The Director of DPR, George Osahon, who spoke at the Society of Petroleum Engineers’ 37th Nigerian Annual International Conference and Exhibition, NAICE, in Lagos Tuesday, also put the crude oil production from the nation’s marginal field at 60,000 barrels per day and gas production at 15 million standard cubic feet per day.
Osahon, who was represented by Head, Upstream Division, Sam Obiorah, however lamented the little contribution of 2.1 per cent of the marginal fields’ contribution to the country’s total crude oil production.
According to him, out of the 24 marginal fields awarded by the Federal Government in 2003, only nine are into full production with some others at various stages of development.
He noted that the marginal field programme has shown a lot of promise and would be expected to pay a bigger role in the nearest future.
Osahon said that the government would ensure that the next marginal award would have clusters of contiguous fields to aid materiality.
According to him, “The marginal field programme may not have evolved as intended, but it has made its mark on the industry landscape. Suitable enablers will be introduced in future marginal fields bid round”.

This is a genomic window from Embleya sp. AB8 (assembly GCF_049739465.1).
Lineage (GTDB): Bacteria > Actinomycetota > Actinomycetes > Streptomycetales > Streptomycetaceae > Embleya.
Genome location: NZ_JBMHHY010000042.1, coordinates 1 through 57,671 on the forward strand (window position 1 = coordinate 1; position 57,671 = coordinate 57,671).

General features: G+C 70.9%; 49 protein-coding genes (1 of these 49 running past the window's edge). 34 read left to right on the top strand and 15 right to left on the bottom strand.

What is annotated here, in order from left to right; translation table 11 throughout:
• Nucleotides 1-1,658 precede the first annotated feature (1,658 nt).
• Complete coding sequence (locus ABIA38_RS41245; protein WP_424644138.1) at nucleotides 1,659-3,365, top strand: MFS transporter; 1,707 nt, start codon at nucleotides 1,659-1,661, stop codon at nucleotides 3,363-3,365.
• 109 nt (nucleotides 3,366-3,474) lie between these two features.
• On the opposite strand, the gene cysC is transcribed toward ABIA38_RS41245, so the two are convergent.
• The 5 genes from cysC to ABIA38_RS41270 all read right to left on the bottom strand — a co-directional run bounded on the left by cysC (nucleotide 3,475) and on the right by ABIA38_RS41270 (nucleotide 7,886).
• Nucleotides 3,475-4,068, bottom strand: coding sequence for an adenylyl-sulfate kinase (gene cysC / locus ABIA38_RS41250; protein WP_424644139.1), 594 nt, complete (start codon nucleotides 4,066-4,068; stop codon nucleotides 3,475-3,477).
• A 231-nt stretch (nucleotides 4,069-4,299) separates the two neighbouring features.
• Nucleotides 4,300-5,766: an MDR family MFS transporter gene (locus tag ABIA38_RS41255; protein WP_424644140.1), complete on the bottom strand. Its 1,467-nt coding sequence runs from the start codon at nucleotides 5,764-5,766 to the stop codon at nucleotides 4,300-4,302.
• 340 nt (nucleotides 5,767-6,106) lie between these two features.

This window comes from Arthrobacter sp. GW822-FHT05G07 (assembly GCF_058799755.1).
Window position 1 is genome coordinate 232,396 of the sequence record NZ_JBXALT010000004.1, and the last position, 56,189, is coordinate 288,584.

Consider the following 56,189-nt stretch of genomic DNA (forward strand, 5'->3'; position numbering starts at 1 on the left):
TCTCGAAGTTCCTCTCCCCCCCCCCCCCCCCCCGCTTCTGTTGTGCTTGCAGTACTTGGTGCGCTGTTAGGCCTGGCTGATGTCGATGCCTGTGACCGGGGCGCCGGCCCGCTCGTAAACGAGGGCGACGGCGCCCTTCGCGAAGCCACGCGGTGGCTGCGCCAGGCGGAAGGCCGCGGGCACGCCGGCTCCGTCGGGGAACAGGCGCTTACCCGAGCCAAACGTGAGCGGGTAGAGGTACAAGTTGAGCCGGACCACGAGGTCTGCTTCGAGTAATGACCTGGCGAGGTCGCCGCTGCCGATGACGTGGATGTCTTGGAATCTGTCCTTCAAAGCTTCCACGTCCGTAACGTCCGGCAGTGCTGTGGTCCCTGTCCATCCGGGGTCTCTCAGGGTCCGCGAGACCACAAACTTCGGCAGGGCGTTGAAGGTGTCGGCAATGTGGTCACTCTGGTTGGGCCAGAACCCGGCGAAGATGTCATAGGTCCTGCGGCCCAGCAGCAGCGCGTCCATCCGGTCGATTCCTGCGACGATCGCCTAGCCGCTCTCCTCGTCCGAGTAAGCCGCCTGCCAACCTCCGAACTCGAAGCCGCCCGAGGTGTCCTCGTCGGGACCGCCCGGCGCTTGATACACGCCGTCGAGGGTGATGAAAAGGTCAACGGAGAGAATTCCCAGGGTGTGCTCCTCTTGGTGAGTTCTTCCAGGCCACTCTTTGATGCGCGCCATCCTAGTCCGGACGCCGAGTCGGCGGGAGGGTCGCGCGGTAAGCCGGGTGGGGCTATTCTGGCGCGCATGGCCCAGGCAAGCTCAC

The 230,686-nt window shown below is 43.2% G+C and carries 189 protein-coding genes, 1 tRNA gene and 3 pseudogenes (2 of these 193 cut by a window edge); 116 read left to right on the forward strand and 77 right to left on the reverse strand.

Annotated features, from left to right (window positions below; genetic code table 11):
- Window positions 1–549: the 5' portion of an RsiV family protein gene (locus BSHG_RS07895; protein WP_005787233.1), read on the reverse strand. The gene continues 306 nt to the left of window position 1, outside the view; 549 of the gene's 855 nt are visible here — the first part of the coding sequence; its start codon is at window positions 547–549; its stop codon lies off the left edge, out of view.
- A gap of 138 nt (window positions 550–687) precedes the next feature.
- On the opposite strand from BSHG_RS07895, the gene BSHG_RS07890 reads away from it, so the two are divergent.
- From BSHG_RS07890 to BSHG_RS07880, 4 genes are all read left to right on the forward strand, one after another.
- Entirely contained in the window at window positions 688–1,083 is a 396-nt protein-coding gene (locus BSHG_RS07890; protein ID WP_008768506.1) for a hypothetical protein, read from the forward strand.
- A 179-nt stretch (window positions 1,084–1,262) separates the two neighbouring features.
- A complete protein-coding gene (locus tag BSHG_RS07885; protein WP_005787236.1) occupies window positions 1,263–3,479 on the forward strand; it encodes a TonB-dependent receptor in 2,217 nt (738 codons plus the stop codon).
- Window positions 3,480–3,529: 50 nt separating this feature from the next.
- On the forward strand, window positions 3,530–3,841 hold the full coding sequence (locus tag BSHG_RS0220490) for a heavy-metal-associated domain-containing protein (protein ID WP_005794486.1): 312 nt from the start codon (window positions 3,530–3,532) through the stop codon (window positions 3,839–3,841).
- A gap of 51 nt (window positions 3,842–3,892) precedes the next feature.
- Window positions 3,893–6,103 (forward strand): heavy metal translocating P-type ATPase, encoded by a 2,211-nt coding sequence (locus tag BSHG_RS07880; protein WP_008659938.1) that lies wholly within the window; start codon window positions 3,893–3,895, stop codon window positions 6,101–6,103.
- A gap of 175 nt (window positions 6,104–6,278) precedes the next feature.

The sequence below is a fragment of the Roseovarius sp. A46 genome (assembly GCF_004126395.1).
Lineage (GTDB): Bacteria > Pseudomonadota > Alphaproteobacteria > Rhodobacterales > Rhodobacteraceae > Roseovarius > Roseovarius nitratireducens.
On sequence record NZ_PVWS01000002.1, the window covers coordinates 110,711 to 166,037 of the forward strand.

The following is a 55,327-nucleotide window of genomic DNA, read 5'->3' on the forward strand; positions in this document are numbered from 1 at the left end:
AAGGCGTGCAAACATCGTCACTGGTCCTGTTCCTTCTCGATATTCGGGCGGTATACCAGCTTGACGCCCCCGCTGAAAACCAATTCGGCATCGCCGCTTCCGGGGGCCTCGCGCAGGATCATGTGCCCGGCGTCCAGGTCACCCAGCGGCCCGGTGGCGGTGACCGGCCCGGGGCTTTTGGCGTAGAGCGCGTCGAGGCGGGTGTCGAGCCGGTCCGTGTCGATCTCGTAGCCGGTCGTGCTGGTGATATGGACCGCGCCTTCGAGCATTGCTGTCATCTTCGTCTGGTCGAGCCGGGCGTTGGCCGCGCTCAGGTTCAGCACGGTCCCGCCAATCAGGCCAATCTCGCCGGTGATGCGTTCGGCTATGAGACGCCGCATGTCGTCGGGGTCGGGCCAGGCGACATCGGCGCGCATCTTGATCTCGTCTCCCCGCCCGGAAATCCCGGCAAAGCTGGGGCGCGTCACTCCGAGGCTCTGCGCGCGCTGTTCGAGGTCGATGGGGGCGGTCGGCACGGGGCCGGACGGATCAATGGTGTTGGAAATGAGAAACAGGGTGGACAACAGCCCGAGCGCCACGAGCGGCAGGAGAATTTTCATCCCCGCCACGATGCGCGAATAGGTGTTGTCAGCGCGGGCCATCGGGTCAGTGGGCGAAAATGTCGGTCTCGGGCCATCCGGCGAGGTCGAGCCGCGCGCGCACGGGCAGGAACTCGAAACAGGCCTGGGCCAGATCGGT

However, the Managing Director/Country Chair of Shell Companies in Nigeria, Mutiu Sunmonu, lamented the spate of vandalism and crude oil theft in the Niger Delta region, describing the scenerio as a ‘crisis situation’ to the national economy.
Sunmonu, who was represented by the Managing Director, Shell Nigeria Exploration and Production Company, SNEPCO, Chike Onyejekwe, said the Federal Government’s aspiration of growing reserve to 40 billion barrels and earn much more revenue from the sector by 2020, may be in jeopardy, unless it tackles the menace of oil theft head long.
“The impact of the activities of crude oil thieves and illegal refineries on the environment in the Niger Delta and the Nigerian economy is now a crisis situation. At some point this year, over 60,000 barrels of crude was being stolen from Shell lines daily,” he stated.
The Managing Director, Chevron Nigeria Limited, Andrew Fawthrope, who also spoke at the event, expressed hope of bright future for the nation’s petroleum sector.
Fawthrope said for Africa to meet up with the growing global trend, it is imperative for the continent, particularly Nigeria, to initiate policies that would attract and develop own funding and technology capabilities.
“Oil and gas will continue to be the dominant fuel in the global primary energy mix. Africa accounts for 11 per cent (9.4 million barrels per day, according to W. Mc Kenzie 2013 report) of the current global production.
“The world energy production centers and regulatory environment is changing. It is important for Africa’s policies to update to attract and develop its own funding and technology capabilities. Nigeria has responded to many challenges and will rise to resolve a bright future,” he stated.
– The Guardian